Mr. Enwezor speaks power to truth
By David Adler
Nigerian poet and artist Okwui Enwezor, a prominent figure in the contemporary art world as the director of the Haus der Kunst in Munich and holder of affiliations with the Whitney and Guggenheim museums in New York, is acting curator of this year’s Venice Biennale. While his appointment as the venerable art exhibition’s first African leader is seen as a progressive step forward, it’s not without controversy, as David Adler notes in the following analysis. – The editor
He is appalled by art’s failure to speak truth to power. “We expect writers to ponder the big questions, and musicians and composers. But somehow in the current moment the things that are most celebrated in our field are devoid of position. They do their job; they don’t disturb. They don’t raise questions.” He pauses and then adds gloomily: “There is a lot of painting.”
– Financial Times, “Venice Biennale: Politics Show”
Mr. Enwezor’s answers to the big questions – in this and every other interview – never disturb. They always have a position, though, and that is the consensus position. Yet his answers are worth examining closely, for what they dance around, for what he can’t or won’t address or even question. Through these critical voids it is possible to construct something most interesting: an outline of power today, what the powerful deem to be the truth, and topics the powerful have deemed taboo.
L’Uomo Vogue: The writings of Karl Marx himself play a central role in the exhibition through a continuous reading of his Das Kapital ...
Enwezor: Yes, this project developed from conversations with Isaac Julien whom I invited to direct a continuous reading of the three books of Marx’s Das Kapital, as a kind of oral epic, an oratorio that lives, through its continuous live broadcast over seven months, in the body of the exhibition, constituting the show’s central nervous system. The three volumes are read by professional actors, every day, for several hours each day, almost as a secular ritual. Today the question of “capital” and its processes represent one of our great contemporary dramas, as seen under a million different guises and forms, and as such, Marx’s book is read in many different voices.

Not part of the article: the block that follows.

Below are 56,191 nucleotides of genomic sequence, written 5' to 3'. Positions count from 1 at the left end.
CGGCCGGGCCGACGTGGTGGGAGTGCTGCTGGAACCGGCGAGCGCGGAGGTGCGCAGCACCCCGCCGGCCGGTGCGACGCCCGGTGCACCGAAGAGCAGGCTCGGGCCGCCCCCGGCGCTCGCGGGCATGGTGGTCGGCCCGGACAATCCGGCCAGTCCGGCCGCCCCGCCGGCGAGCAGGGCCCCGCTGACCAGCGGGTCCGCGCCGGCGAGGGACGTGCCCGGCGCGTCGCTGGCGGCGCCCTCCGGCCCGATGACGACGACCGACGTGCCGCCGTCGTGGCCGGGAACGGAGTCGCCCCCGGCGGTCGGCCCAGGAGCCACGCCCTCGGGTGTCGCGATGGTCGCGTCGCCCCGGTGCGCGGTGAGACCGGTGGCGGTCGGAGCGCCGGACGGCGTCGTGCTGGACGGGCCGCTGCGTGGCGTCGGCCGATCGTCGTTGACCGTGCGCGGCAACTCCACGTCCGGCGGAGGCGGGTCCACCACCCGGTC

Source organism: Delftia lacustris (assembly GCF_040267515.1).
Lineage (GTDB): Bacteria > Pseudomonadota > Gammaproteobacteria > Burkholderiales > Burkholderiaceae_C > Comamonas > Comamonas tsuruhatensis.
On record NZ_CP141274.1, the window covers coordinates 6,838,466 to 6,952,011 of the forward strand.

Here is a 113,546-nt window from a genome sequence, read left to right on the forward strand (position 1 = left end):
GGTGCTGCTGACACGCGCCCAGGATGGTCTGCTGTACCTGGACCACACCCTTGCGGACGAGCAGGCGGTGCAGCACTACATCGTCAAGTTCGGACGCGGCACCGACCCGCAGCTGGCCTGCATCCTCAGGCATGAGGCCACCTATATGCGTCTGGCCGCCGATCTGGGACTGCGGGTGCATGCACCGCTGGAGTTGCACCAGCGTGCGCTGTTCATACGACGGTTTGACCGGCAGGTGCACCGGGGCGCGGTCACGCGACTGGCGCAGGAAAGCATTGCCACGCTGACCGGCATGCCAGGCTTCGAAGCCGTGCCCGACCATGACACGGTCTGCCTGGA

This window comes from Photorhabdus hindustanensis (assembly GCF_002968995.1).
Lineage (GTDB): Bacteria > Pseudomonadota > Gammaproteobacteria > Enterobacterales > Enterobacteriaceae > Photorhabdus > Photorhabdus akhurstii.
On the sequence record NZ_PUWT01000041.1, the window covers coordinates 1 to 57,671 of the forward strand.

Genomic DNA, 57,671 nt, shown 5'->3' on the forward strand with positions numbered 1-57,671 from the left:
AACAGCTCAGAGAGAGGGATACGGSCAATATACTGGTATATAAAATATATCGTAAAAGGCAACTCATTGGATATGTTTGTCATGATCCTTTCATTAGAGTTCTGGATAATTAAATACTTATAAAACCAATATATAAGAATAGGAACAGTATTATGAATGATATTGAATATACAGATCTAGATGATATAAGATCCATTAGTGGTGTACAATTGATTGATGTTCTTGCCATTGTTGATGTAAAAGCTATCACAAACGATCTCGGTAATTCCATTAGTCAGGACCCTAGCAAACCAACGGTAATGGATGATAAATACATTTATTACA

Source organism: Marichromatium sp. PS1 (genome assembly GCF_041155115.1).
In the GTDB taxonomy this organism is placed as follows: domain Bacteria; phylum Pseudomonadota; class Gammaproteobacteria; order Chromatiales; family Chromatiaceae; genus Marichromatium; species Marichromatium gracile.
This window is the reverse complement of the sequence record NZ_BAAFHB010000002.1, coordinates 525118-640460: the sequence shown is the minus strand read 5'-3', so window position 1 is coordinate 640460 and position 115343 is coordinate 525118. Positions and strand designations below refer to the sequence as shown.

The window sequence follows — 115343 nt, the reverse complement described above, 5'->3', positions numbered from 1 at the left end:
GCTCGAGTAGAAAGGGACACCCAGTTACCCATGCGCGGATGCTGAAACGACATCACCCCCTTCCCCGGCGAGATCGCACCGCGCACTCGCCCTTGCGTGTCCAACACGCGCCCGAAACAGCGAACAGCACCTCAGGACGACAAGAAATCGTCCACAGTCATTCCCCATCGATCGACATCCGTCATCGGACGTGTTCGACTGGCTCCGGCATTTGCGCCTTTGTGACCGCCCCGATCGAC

– L’Uomo Vogue, “The Director”
Quoting Marx, and having actors read Marx, and giving interviews to L’Uomo Vogue about Marx, doesn’t make you a Marxist. Enwezor’s constant invocation of economist Thomas Piketty is a case in point. Though Enwezor doesn’t seem aware of it, Piketty is not only not a Marxist, he told The New Republic, “Das Kapital, I think, is very difficult to read and for me it was not very influential ...”
But Enwezor’s performance of Marx does distract from the economic issue at hand, one right at the front door: the ongoing crisis in the Italian economy. Italy hasn’t grown since it joined the Eurozone in 1999. The GDP has now been flat for more than generation. And Italian youth unemployment is at 43% as of April 2015. We all know the economic problems of Italy are small compared to those of the peripheral countries: Spain and Portugal, and of course Greece.
The crisis is now also present in France, the very core of the Eurozone. In France, manufacturing continues to contract. French government hiring cannot make up the slack because of austerity policies. The country cannot compete with mercantilist Germany.
But this is all getting drab, too drab certainly for L’Uomo Vogue. And too real. Here are the real questions: Is there something about the architecture of the Eurozone that has caused this crisis? Could it be even be the Euro itself?
These remain taboo topics. So much easier to hire actors to read Marx.
Read the rest of this story in the Fall 2015 issue of Artenol. Order yours today
RAISING QUESTIONs Okwui Enwezor, left, curator of the 2015 Venice Biennale of Arts pauses for a picture with Biennale president Paolo Baratta at the opening of the event last May. The Associated Press photo